Except for a few basic rules, spelling out numbers vs. using figures (also called numerals) is largely a matter of writers' preference. Again, consistency is the key.
Policies and philosophies vary from medium to medium. The two most influential guidebooks for publishers, editors, and writers, the Associated Press Stylebook and the Chicago Manual of Style, have different approaches. The first recommends spelling out the numbers one through nine and using figures thereafter; Chicago recommends spelling out the numbers one through ninety-nine and using figures thereafter.
This is a complex topic, with many exceptions, and there is no consistency we can rely on among blogs, books, newspapers, and magazines. This chapter will confine itself to rules that all media seem to agree on.
Rule 1. Spell out all numbers beginning a sentence.
Twenty-three hundred sixty-one victims were hospitalized.
Nineteen fifty-six was quite a year.
Note: The Associated Press Stylebook makes an exception for years.
Example: 1956 was quite a year.
Rule 2a. Hyphenate all compound numbers from twenty-one through ninety-nine.
Forty-three people were injured in the train wreck.
Twenty-seven of them were hospitalized.
Rule 2b. Hyphenate all written-out fractions.
We recovered about two-thirds of the stolen cash.
One-half is slightly less than five-eighths.
Rule 3a. With figures of four or more digits, use commas. Count three spaces to the left to place the first comma. Continue placing commas after every three digits. Important: do not include decimal points when doing the counting.
Rule 3b. It is not necessary to use a decimal point or a dollar sign when writing out sums of less than a dollar.
Not Advised: He had only $0.60.
He had only sixty cents.
He had only 60 cents.
Rule 4a. For clarity, use noon and midnight rather than 12:00 PM and 12:00 AM.
AM and PM are also written A.M. and P.M., a.m. and p.m., and am and pm. Some put a space between the time and AM or PM.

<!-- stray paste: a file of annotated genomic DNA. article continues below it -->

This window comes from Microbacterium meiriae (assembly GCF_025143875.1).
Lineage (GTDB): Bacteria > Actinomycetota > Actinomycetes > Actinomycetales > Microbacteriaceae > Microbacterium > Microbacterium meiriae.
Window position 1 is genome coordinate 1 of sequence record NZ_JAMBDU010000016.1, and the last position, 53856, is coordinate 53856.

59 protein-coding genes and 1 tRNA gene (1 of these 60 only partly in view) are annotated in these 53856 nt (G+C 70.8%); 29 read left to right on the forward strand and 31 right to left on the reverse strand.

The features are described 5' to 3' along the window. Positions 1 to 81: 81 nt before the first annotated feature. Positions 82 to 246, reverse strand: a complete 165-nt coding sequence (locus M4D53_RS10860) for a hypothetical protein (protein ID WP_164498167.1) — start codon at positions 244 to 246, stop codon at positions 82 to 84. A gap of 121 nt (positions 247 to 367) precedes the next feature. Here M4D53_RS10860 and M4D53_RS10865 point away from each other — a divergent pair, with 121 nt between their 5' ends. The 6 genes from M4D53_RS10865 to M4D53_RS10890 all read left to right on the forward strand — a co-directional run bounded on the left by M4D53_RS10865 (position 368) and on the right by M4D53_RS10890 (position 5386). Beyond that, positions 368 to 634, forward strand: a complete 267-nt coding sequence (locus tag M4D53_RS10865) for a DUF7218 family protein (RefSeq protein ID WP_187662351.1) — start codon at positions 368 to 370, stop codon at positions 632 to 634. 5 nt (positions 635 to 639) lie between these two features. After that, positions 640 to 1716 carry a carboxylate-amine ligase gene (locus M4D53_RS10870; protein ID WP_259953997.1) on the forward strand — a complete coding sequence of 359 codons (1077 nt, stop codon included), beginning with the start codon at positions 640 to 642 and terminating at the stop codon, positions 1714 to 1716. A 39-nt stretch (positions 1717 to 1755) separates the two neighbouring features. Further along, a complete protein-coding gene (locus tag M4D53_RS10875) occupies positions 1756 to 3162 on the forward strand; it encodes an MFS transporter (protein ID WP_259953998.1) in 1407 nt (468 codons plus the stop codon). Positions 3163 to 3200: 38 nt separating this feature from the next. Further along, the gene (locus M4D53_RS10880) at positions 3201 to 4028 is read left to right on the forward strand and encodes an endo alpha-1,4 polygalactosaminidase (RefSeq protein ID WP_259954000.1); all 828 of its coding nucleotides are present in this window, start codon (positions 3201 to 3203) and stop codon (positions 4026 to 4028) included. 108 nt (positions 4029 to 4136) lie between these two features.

Others write times using no space before AM or PM.
For the top of the hour, some write 9:00 PM, whereas others drop the :00 and write 9 PM (or 9 p.m., 9pm, etc.).
Rule 4b. Using numerals for the time of day has become widely accepted.
The flight leaves at 6:22 a.m.
Please arrive by 12:30 sharp.
However, some writers prefer to spell out the time, particularly when using o'clock.
She takes the four thirty-five train.
The baby wakes up at five o'clock in the morning.
Rule 5. Mixed fractions are often expressed in figures unless they begin a sentence.
We expect a 5 1/2 percent wage increase.
Five and one-half percent was the expected wage increase.
Rule 6. The simplest way to express large numbers is usually best.
Example: twenty-three hundred (simpler than two thousand three hundred)
Large round numbers are often spelled out, but be consistent within a sentence.
Consistent: You can earn from one million to five million dollars.
Inconsistent: You can earn from one million dollars to 5 million dollars.
Inconsistent: You can earn from $1 million to five million dollars.
Rule 7. Write decimals using figures. As a courtesy to readers, many writers put a zero in front of the decimal point.
The plant grew 0.79 inches last year.
The plant grew only 0.07 inches this year.
Rule 8. When writing out a number of three or more digits, the word and is not necessary. However, use the word and to express any decimal points that may accompany these numbers.
one thousand one hundred fifty-four dollars
one thousand one hundred fifty-four dollars and sixty-one cents
Simpler: eleven hundred fifty-four dollars and sixty-one cents
Rule 9. The following examples are typical when using figures to express dates.
the 30th of June, 1934
June 30, 1934 (no -th necessary)
Rule 10. When spelling out decades, do not capitalize them.
Example: During the eighties and nineties, the U.S. economy grew.
Rule 11. When expressing decades using figures, it is simpler to put an apostrophe before the incomplete numeral and no apostrophe between the number and the s.
Example: During the '80s and '90s, the U.S. economy grew.
Some writers place an apostrophe after the number:
Example: During the 80's and 90's, the U.S. economy grew.
Awkward: During the '80's and '90's, the U.S. economy grew.
Rule 12. You may also express decades in complete numerals. Again, it is cleaner to avoid an apostrophe between the year and the s.
Example: During the 1980s and 1990s, the U.S. economy grew.